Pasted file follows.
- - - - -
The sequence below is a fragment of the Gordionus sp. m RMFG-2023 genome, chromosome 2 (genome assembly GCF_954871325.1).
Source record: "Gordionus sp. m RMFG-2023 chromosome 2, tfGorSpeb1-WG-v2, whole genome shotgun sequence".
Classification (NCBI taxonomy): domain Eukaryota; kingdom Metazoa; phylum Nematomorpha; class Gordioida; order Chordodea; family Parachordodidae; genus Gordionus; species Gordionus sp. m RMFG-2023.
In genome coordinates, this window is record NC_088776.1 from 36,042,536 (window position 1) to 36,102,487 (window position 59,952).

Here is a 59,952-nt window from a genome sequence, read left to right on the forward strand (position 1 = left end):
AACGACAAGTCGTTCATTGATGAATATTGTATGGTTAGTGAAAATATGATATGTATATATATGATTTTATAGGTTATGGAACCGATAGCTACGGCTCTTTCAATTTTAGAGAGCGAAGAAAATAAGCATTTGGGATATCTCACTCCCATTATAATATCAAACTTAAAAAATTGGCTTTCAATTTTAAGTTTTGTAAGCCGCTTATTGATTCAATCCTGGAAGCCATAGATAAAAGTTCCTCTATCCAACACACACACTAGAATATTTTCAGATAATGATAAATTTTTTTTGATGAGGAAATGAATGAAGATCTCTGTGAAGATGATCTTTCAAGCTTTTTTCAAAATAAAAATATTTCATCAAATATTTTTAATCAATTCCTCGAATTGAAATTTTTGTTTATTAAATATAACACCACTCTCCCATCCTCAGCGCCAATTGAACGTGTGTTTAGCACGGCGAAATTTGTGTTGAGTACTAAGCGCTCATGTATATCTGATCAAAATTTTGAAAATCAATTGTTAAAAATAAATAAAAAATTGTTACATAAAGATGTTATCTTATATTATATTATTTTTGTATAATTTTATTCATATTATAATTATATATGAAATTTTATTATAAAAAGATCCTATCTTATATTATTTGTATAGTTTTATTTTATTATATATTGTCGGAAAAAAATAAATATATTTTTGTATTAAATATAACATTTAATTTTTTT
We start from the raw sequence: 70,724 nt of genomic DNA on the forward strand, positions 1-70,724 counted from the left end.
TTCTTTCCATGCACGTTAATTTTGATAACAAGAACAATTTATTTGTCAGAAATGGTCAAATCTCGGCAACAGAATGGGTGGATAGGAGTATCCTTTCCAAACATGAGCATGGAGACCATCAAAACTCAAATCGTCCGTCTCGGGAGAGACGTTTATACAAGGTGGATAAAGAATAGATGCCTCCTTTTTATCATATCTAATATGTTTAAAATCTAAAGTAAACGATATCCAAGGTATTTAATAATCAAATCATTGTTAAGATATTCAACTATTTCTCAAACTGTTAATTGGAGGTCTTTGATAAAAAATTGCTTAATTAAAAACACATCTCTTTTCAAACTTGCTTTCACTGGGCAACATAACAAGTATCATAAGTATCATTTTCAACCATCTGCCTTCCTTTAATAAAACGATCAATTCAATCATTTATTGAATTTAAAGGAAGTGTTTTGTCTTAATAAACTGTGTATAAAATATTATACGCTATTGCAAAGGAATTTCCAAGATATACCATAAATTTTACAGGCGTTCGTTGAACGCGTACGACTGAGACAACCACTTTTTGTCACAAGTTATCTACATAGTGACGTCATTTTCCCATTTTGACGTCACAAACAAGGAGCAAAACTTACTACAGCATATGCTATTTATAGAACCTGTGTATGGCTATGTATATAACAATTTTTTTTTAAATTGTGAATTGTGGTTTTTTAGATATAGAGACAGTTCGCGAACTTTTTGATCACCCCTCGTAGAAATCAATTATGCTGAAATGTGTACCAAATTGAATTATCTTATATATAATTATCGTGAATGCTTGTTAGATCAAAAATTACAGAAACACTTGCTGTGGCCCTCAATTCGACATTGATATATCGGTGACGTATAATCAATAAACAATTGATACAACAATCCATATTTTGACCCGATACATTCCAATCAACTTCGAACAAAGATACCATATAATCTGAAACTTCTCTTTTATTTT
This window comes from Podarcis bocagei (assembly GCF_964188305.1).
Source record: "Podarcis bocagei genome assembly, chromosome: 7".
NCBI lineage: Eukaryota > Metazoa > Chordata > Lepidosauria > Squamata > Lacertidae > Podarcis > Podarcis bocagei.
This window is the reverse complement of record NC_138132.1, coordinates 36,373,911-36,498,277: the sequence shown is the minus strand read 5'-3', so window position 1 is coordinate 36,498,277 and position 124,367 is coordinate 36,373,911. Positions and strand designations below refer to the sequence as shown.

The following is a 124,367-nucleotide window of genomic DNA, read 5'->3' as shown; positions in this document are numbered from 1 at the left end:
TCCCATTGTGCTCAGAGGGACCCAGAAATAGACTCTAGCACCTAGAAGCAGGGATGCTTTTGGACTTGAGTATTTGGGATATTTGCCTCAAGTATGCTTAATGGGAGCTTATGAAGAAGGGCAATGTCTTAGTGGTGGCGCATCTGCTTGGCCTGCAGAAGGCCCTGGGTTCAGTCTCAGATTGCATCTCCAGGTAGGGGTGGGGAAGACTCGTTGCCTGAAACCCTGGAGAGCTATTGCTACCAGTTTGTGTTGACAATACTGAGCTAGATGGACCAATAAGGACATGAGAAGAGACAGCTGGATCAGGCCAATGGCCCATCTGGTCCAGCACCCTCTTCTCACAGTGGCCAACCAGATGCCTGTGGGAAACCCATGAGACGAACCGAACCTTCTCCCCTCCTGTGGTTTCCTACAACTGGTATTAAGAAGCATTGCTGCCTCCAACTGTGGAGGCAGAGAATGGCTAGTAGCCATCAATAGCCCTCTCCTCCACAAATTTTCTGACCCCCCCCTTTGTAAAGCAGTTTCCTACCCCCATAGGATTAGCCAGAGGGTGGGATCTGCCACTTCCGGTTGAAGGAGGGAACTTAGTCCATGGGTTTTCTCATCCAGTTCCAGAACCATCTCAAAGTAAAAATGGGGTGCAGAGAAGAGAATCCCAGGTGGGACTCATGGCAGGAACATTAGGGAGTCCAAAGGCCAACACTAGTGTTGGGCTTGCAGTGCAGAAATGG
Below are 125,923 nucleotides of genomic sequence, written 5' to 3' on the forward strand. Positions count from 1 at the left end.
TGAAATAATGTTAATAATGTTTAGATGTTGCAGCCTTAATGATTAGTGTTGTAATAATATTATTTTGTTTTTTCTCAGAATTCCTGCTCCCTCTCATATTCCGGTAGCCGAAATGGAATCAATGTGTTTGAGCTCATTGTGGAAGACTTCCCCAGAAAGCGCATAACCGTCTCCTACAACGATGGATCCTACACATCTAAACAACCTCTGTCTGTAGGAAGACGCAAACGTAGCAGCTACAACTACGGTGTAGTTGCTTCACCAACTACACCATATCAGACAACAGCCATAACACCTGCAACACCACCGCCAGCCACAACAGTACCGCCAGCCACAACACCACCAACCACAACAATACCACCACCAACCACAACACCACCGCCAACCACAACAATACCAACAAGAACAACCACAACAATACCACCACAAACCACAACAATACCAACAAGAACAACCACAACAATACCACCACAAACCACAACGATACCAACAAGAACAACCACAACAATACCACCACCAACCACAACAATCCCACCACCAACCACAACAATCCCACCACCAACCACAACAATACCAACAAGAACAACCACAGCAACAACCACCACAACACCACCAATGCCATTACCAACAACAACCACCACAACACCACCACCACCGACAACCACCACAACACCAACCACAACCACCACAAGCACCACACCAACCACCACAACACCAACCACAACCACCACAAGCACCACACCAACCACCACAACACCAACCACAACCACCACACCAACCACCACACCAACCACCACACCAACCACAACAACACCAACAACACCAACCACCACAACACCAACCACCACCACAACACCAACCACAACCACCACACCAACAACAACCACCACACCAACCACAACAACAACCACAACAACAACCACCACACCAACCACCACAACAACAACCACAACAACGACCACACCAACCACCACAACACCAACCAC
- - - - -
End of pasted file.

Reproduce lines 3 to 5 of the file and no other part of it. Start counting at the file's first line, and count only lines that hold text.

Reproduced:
Classification (NCBI taxonomy): domain Eukaryota; kingdom Metazoa; phylum Nematomorpha; class Gordioida; order Chordodea; family Parachordodidae; genus Gordionus; species Gordionus sp. m RMFG-2023.
In genome coordinates, this window is record NC_088776.1 from 36,042,536 (window position 1) to 36,102,487 (window position 59,952).

Here is a 59,952-nt window from a genome sequence, read left to right on the forward strand (position 1 = left end):